Iglesia de San Pablo Apostol Tepetlapa
Built in the 17th century, it faces the Calzada de Tlalpan, 

the original Aztec roadway, now a modern highway.

As we didn't make it to the church on time,
we returned a couple of weeks later, during Sunday Noon Mass, to take these photos.

Side entrance
Feligreses, parishoners at Mass

Moorish Dancers and the Spiritual Conquest

Passing through a callejón, alleyway, and down some stairs, we return to the main avenue and, ¡qué sorpresa!, what a surprise! We seem to have been transported back to some version of Moorish Andalusia. We had encountered los chinelos in the pueblo of Tepotzlán, in Morelos, just over the mountains south of Mexico City, but were not aware that they are a feature of fiestas in Mexico City.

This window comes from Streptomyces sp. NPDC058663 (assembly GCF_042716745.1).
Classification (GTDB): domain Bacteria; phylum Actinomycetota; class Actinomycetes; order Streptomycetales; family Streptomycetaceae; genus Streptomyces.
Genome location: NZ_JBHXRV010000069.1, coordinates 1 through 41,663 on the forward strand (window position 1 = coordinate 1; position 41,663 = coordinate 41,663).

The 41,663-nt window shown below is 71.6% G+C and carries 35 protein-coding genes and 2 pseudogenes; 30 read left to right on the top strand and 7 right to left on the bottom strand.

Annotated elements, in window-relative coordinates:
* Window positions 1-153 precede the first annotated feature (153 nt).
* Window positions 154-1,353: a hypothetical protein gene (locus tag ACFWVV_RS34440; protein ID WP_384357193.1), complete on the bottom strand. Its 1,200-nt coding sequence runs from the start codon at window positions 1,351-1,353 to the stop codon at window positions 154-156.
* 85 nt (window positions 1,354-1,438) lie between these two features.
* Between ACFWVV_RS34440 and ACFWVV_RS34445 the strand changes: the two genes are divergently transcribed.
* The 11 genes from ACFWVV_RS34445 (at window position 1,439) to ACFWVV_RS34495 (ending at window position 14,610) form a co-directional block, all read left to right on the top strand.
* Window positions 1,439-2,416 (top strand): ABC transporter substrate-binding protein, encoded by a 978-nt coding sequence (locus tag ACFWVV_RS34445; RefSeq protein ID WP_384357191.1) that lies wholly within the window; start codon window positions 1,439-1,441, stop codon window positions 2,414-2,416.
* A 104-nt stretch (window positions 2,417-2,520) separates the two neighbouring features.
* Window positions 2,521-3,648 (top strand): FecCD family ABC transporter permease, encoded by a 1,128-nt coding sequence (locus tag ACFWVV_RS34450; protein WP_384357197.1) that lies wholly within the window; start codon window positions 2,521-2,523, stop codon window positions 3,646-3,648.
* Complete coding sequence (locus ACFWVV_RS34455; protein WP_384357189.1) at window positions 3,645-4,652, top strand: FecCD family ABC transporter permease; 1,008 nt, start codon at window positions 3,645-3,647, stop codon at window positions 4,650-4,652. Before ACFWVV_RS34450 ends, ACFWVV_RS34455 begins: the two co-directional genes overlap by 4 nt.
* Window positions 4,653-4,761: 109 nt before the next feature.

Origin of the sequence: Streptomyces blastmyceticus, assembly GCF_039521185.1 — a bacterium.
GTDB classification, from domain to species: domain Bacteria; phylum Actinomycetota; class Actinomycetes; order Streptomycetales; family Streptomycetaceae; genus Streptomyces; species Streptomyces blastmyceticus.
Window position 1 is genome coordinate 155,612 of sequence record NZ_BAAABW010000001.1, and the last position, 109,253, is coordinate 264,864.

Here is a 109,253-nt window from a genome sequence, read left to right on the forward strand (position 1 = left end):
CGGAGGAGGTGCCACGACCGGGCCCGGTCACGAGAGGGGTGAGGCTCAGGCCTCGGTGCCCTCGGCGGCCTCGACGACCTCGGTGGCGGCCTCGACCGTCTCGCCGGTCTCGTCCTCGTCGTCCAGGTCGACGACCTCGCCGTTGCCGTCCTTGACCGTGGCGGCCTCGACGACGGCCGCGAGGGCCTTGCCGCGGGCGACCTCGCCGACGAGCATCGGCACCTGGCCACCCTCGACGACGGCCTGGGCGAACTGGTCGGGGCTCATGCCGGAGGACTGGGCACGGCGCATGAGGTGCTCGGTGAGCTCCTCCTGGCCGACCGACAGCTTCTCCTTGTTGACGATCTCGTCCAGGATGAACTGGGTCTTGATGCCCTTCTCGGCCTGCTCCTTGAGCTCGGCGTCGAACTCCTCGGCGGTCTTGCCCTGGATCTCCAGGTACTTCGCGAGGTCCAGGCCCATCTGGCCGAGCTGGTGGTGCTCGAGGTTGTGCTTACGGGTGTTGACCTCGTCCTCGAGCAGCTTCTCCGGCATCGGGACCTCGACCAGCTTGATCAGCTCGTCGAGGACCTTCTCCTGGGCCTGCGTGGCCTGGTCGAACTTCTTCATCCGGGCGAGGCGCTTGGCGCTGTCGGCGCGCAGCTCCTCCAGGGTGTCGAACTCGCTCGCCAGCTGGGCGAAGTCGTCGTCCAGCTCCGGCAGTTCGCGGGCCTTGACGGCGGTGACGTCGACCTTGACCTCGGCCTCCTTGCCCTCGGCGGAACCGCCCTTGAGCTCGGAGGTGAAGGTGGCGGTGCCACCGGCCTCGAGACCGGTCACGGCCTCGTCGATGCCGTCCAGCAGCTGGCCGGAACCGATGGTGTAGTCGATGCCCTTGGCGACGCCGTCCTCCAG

Procession of chinelos leads el Señor de la Misericordia and his host, San Pablo, St. Paul.
Note the Virgin of Guadalupe on lead dancer (in red), 

symbol of the merger of indigenous and Spanish peoples.

Chinelo comes from the Nahuatl word zineloquie meaning “disguised.” The tradition of chinelo dancers is, ostensibly, a fairly recent one. According to a Morelos blogger, they began in Tepotzlán, a heavily indigenous Nahua community, in the late 19th century, as a way to mock criollos, pure Spanish-blooded residents, during Carnaval, just before Lent.

Exaggerated, pointed beards and blue eyes
mock Spanish nobility.
Masks are made of stiff netting, so wearer can see through it.

The chinelos' dance consists of brincos, jumps, and spinning like Sufi dervishes. Their elaborate costumes seem to be a takeoff on Islamic Moorish dress. We had encountered similar fiesta costumes in the explicitly named danzas de los moros in Purépecha pueblos in Michoacán, two hundred miles west and historically separate from the Nahua of the Valley of Mexico. 

Reggae figure, with dreadlocks.
How Jamaican reggae got to Mexico
is another mystery to be investigated

The Spanish friars brought such dances to Nueva España as a way to dramatize the Spanish defeat of the heathen Islamic "Moors," thus teaching a gentle, but not too subtle lesson to the "heathen" of the "New World."